- The ‘Spinrilla’ mixtape platform got a big blow by a US court, attributing liability to its operators for what users upload there.
- The platform relied on DMCA safe harbor provisions, but they previously failed to register a DMCA agent to the Copyright Office.
- The damage compensation may go as high as $600, considering the large number of individual violations.
The US District Court of the Northern District of Georgia has ruled that ‘Spinrilla’ is liable for direct copyright infringement, allowing the unlawful streaming of 4,082 copyright-protected sound recordings through its website and app. The mixtape platform thought it was on the safe side so far, having installed an RIAA anti-piracy plugin on the website and misinterpreting the DMCA safe harbor provisions. The case was taken to the court after the RIAA decided to escalate the action against the popular mixtape service, demanding massive compensation.
Although the amount of statutory damages hasn’t been decided by Judge Amy Totenberg yet, $150k per work is considered to be the maximum, so the total compensation could reach the jaw-dropping figure of $600 million. If that happens, Spinrilla will be spun out of existence, which is what the RIAA was going after anyway.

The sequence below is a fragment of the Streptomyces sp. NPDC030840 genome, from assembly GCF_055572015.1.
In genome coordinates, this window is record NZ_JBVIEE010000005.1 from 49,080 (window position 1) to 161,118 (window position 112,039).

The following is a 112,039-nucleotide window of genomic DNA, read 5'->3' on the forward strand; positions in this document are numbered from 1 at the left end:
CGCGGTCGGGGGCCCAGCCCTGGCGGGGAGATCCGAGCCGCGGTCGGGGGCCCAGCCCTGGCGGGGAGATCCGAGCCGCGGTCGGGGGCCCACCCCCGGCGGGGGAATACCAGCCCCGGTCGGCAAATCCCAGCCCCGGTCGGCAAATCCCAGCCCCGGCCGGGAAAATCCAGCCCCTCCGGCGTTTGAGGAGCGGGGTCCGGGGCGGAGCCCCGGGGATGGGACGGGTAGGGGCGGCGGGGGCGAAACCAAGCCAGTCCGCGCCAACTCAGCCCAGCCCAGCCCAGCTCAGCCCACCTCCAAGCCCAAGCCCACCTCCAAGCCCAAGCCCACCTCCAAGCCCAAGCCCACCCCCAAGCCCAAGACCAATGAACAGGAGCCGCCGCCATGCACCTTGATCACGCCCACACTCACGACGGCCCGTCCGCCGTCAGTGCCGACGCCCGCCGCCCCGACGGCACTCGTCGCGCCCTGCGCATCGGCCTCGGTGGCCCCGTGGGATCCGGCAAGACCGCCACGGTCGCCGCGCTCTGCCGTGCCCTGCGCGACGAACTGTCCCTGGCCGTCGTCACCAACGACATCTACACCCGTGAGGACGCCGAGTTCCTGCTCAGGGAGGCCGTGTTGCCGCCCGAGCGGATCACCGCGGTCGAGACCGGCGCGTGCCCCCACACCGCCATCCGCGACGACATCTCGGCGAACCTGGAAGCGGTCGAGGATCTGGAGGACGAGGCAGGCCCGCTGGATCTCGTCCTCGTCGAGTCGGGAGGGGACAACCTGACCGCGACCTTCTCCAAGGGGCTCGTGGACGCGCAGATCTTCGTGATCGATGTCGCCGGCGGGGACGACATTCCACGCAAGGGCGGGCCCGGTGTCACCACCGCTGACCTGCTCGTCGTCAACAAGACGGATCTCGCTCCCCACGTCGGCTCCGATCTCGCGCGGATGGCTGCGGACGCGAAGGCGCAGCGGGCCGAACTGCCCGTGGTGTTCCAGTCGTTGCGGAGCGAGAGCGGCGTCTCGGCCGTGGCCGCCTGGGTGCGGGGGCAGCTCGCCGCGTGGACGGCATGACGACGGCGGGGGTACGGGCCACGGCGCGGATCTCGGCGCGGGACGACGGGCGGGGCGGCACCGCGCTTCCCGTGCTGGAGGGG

This is why multiple record labels have already expressed their satisfaction with the decision, seeing it as a blow to online streaming service providers who choose to hide behind their users’ actions.
Spinrilla’s legal team fought the RIAA lawsuit with all they had. Still, the platform hadn’t even registered a DMCA agent with the Copyright Office, so there was no possible way to invoke safe harbor protection in the first place. Spinrilla was simply not eligible for it, even though they remediated this problem after July 2017. The court considered that the reported violations occurred before that date, dismissing the platform’s defense.
The compensation will be determined in January 2021, so for those of you enjoying Spinrilla’s services, the upcoming weeks could very well be the final. The platform has another legal battle with the RIAA running in parallel, accusing the copyright holder coalition of sending false DMCA takedown notices. That complaint was submitted back in March 2020 to the Georgia District Court again, but it hasn’t been reviewed yet.